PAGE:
To speak with Reggio is to enter a unique space where references to Baudelaire and Wittgenstein and the Buddha abound, and where art is more than just entertainment. “As Octavio Paz says, all meaning is in the form. There's much more in it than you think you put into it,” he told me of his intuitive approach to filmmaking, while lighting up another cigarette (he smokes a pack a day). How an audience reacts is similarly open, in Reggio’s mind. “You put a frame around something, everybody sees a different picture. That's what art is, art has no meaning. But it can be meaningful.”

At 83, Reggio is among the rare artists who can say they have crafted a world unto themselves, unbound by concerns for the mainstream, focused intently on a singular vision, but welcoming at the same time, always open to questioning and exploration. Perhaps that explains the enduring appeal of his work, and even Koyaanisqatsi’s surprise success at the art house in the early ‘80s

It’s tempting to deem films like Divinity and Once Within a Time “experimental” or “avant-garde” or “outsider.” They’re films that approach narrative sideways, focusing first on form, on the experience of that form, in an effort to take an audience beyond the realm of anything easily described in words. “When our language no longer describes the world—Wittgenstein says, 'the limit of my language is the limit of my world'—we see the world through language,” Reggio explained. “So our language is no longer describing the world. The Chinese proverb says, 'In a time of maximum social crisis, the single most important thing is to rename the world you live in.' So this is an act of renaming the world.” Both he and Alcazar are attempting that renaming through art, through abstraction. And while that may be the sort of thing people expect to find at a modern art museum, finding it at their local cinema is an aberration, if they’re even so lucky.

Last year, a fluke of festival interest and online piracy led the Canadian experimental horror film Skinamarink to a box office take of over $2 million, on a budget of just $15,000. The Outwaters, another experimental horror film made for a similar budget, also found a small but passionate audience just months later. Alcazar also cites the $15 million earned by the Indiegogo-funded horror sequel Terrifier 2—not exactly experimental, but boundary-pushing in its violence—as being part of the trend. Horror films occupy a unique space in the theatrical landscape, drawing in rabid fans of the genre always on the hunt for the next thrill, but within the larger scope of contemporary cinema, they also hint at a yearning for meaningful opposition to a stale cinematic culture.

That yearning extends to filmmakers themselves, Alcazar said, noting that his sound designer on Divinity is Mark A. Mangini, a two-time Oscar-winner for Mad Max: Fury Road and Dune: Part One. “He doesn't ever do these types of films,” Alcazar said. “And I think that's what excites me, is somebody at that level with that experience, what would happen if you don't give him that many rules?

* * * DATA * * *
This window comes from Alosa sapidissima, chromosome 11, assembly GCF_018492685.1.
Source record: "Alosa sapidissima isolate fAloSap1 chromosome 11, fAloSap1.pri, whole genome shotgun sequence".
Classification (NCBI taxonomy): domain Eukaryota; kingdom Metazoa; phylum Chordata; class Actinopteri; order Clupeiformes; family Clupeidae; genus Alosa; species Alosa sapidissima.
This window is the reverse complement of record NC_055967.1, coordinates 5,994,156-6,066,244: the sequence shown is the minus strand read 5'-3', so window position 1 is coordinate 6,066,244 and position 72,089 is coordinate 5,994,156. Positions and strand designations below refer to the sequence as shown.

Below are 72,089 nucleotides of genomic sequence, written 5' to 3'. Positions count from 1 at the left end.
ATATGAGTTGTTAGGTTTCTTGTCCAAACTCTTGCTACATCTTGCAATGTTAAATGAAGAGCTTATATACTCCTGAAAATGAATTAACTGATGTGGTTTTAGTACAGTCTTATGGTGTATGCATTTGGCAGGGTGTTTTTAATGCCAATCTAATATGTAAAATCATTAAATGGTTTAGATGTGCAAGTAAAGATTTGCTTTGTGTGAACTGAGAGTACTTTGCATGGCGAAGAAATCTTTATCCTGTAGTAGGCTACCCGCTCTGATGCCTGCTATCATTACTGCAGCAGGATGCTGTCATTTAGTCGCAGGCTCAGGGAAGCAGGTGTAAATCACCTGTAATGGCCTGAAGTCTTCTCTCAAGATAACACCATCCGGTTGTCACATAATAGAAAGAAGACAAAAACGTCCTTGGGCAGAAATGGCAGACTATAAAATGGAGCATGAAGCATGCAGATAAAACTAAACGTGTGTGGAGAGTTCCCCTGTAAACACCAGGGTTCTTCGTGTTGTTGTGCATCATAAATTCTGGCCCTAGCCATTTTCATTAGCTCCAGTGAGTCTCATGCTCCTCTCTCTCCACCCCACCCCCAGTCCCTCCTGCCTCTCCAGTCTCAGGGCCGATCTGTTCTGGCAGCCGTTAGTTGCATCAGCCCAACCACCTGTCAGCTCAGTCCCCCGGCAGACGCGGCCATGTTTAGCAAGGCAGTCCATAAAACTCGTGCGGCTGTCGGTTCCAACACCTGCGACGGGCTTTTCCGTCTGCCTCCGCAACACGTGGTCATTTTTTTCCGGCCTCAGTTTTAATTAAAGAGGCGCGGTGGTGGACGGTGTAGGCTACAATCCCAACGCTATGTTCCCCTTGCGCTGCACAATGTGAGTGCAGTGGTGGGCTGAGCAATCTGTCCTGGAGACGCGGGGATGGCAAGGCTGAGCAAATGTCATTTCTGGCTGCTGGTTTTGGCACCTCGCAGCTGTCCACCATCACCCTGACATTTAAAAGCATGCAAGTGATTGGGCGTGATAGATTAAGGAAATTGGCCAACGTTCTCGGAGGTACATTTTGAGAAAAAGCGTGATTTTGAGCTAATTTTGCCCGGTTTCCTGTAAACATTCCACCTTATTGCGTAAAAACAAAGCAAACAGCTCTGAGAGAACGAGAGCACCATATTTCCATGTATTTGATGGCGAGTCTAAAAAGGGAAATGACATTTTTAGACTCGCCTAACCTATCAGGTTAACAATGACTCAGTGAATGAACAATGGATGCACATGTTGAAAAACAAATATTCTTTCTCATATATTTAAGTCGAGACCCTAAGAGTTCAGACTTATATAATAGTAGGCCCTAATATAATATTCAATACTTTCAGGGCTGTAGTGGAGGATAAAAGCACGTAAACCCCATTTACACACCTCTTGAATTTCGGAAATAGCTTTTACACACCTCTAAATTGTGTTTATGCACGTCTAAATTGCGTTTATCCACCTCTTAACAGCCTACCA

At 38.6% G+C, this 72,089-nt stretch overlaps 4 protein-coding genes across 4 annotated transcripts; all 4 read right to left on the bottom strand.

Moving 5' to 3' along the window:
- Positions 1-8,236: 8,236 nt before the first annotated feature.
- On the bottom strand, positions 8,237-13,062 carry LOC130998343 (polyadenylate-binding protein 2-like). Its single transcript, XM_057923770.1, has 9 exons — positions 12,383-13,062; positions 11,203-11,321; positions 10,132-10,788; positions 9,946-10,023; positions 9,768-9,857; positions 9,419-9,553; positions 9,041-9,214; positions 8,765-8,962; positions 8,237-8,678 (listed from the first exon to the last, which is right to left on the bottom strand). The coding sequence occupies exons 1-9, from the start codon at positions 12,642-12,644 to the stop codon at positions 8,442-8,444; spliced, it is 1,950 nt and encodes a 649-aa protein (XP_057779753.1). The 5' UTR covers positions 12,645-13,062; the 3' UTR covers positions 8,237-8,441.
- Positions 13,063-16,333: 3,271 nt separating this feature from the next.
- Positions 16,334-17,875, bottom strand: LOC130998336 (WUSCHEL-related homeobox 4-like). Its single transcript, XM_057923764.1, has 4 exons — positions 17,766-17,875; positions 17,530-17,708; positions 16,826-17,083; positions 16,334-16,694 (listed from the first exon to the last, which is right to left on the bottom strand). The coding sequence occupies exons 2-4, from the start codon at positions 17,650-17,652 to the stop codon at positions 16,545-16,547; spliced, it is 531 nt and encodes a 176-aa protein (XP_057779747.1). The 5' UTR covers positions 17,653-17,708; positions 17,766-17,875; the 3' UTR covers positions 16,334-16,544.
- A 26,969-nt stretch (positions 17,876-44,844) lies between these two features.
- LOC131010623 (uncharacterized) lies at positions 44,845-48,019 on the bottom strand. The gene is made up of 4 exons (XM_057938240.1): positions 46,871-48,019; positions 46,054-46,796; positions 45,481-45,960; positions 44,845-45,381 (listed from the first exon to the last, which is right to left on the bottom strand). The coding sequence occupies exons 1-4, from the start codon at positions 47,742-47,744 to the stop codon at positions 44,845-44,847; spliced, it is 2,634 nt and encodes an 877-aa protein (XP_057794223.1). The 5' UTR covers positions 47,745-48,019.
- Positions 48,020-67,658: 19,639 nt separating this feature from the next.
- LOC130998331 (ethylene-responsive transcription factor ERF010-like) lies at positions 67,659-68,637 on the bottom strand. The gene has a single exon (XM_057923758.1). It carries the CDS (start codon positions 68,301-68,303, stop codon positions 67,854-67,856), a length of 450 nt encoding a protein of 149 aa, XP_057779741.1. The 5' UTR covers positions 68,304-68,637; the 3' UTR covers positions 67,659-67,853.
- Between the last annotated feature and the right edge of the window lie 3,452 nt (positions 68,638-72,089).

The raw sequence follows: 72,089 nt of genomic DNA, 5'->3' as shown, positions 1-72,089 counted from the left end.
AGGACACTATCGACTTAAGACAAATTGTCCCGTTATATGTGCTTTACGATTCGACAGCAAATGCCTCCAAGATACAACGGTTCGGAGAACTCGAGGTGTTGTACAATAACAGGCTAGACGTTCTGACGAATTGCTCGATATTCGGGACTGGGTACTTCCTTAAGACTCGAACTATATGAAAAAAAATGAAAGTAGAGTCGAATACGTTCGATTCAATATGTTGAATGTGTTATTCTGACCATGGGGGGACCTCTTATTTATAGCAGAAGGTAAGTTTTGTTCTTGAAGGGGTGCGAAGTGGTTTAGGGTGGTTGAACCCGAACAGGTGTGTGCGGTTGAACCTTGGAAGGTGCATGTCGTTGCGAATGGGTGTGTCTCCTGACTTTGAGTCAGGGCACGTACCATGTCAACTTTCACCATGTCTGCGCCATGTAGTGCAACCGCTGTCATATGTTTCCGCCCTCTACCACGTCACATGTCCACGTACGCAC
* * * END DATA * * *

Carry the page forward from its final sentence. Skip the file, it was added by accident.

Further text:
"I think that's the reason that they also work with me. I think it’s getting tiresome to work on these big commercial things. For a lot of people, a lot of the actors, they just want to do something different, because everything's becoming very formulaic. This type of film kind of goes against that. And I think it becomes more collaborative in that way.”

The collaborative experience of making Once Within a Time into a reality was similarly edifying. With “a big crew of average age 27,” Reggio brought his ideas to life using a wide array of cinematic tools, from elaborate miniature models to digital visual effects, along with decontextualized footage captured for his previous films. Like in Divinity, much of the work involved digital-era updates to near-forgotten film techniques. “When films were originally made, it was usually 100 women that did each frame hand by hand,” Reggio said of his film’s color process. “We did that digitally, rather than press the button where you can have it all, but you get the imprint. So that's why there's a little jerk in the film, and different colors. And it's all done digitally to make it look like it's done in film. So it's a film done in 1920. About 2022.”

There’s nothing backwards about Reggio’s outlook, even at this late stage in his career. “Every film I’ve made is about technology. And I've been accused of being a hypocrite, but I embrace the contradiction, or the paradox, of technology,” he said. “We use technology to expose it because I can't have an immaculate conception—I wish I could—So we use the medium. This is the art medium of the day, but we're not celebrating it. We're questioning it.”